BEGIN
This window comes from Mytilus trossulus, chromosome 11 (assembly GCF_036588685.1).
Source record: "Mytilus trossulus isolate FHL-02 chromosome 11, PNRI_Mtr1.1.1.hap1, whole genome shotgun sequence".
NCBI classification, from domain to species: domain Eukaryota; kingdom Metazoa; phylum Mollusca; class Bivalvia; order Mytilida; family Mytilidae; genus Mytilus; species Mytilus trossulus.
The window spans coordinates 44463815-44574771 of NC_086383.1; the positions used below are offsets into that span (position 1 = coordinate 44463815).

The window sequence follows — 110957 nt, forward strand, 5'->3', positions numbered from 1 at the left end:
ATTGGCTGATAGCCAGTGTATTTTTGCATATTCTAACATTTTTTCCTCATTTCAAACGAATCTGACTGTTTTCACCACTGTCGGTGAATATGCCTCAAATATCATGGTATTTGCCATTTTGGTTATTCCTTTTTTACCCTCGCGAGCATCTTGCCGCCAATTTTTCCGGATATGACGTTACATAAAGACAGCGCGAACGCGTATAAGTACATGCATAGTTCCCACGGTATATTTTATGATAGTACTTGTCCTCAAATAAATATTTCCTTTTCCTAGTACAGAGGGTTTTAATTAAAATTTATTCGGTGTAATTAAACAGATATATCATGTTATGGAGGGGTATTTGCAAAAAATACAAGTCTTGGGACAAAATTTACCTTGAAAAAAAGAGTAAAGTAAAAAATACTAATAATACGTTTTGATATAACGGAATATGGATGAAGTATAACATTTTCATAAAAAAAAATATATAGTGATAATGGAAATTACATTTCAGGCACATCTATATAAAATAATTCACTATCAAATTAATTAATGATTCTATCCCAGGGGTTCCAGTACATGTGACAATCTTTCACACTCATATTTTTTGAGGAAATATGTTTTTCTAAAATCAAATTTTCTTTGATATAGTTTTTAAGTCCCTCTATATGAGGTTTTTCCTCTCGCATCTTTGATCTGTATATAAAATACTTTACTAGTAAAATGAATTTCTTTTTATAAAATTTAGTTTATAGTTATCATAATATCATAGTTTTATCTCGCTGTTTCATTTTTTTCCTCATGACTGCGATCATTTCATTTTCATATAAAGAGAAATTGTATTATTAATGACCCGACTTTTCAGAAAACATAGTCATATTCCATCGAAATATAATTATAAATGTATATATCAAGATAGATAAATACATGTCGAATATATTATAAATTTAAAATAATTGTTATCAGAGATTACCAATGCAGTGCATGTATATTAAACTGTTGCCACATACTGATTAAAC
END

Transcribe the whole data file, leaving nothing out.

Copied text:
This window comes from Mytilus trossulus, chromosome 11 (assembly GCF_036588685.1).
Source record: "Mytilus trossulus isolate FHL-02 chromosome 11, PNRI_Mtr1.1.1.hap1, whole genome shotgun sequence".
NCBI classification, from domain to species: domain Eukaryota; kingdom Metazoa; phylum Mollusca; class Bivalvia; order Mytilida; family Mytilidae; genus Mytilus; species Mytilus trossulus.
The window spans coordinates 44463815-44574771 of NC_086383.1; the positions used below are offsets into that span (position 1 = coordinate 44463815).

The window sequence follows — 110957 nt, forward strand, 5'->3', positions numbered from 1 at the left end:
ATTGGCTGATAGCCAGTGTATTTTTGCATATTCTAACATTTTTTCCTCATTTCAAACGAATCTGACTGTTTTCACCACTGTCGGTGAATATGCCTCAAATATCATGGTATTTGCCATTTTGGTTATTCCTTTTTTACCCTCGCGAGCATCTTGCCGCCAATTTTTCCGGATATGACGTTACATAAAGACAGCGCGAACGCGTATAAGTACATGCATAGTTCCCACGGTATATTTTATGATAGTACTTGTCCTCAAATAAATATTTCCTTTTCCTAGTACAGAGGGTTTTAATTAAAATTTATTCGGTGTAATTAAACAGATATATCATGTTATGGAGGGGTATTTGCAAAAAATACAAGTCTTGGGACAAAATTTACCTTGAAAAAAAGAGTAAAGTAAAAAATACTAATAATACGTTTTGATATAACGGAATATGGATGAAGTATAACATTTTCATAAAAAAAAATATATAGTGATAATGGAAATTACATTTCAGGCACATCTATATAAAATAATTCACTATCAAATTAATTAATGATTCTATCCCAGGGGTTCCAGTACATGTGACAATCTTTCACACTCATATTTTTTGAGGAAATATGTTTTTCTAAAATCAAATTTTCTTTGATATAGTTTTTAAGTCCCTCTATATGAGGTTTTTCCTCTCGCATCTTTGATCTGTATATAAAATACTTTACTAGTAAAATGAATTTCTTTTTATAAAATTTAGTTTATAGTTATCATAATATCATAGTTTTATCTCGCTGTTTCATTTTTTTCCTCATGACTGCGATCATTTCATTTTCATATAAAGAGAAATTGTATTATTAATGACCCGACTTTTCAGAAAACATAGTCATATTCCATCGAAATATAATTATAAATGTATATATCAAGATAGATAAATACATGTCGAATATATTATAAATTTAAAATAATTGTTATCAGAGATTACCAATGCAGTGCATGTATATTAAACTGTTGCCACATACTGATTAAAC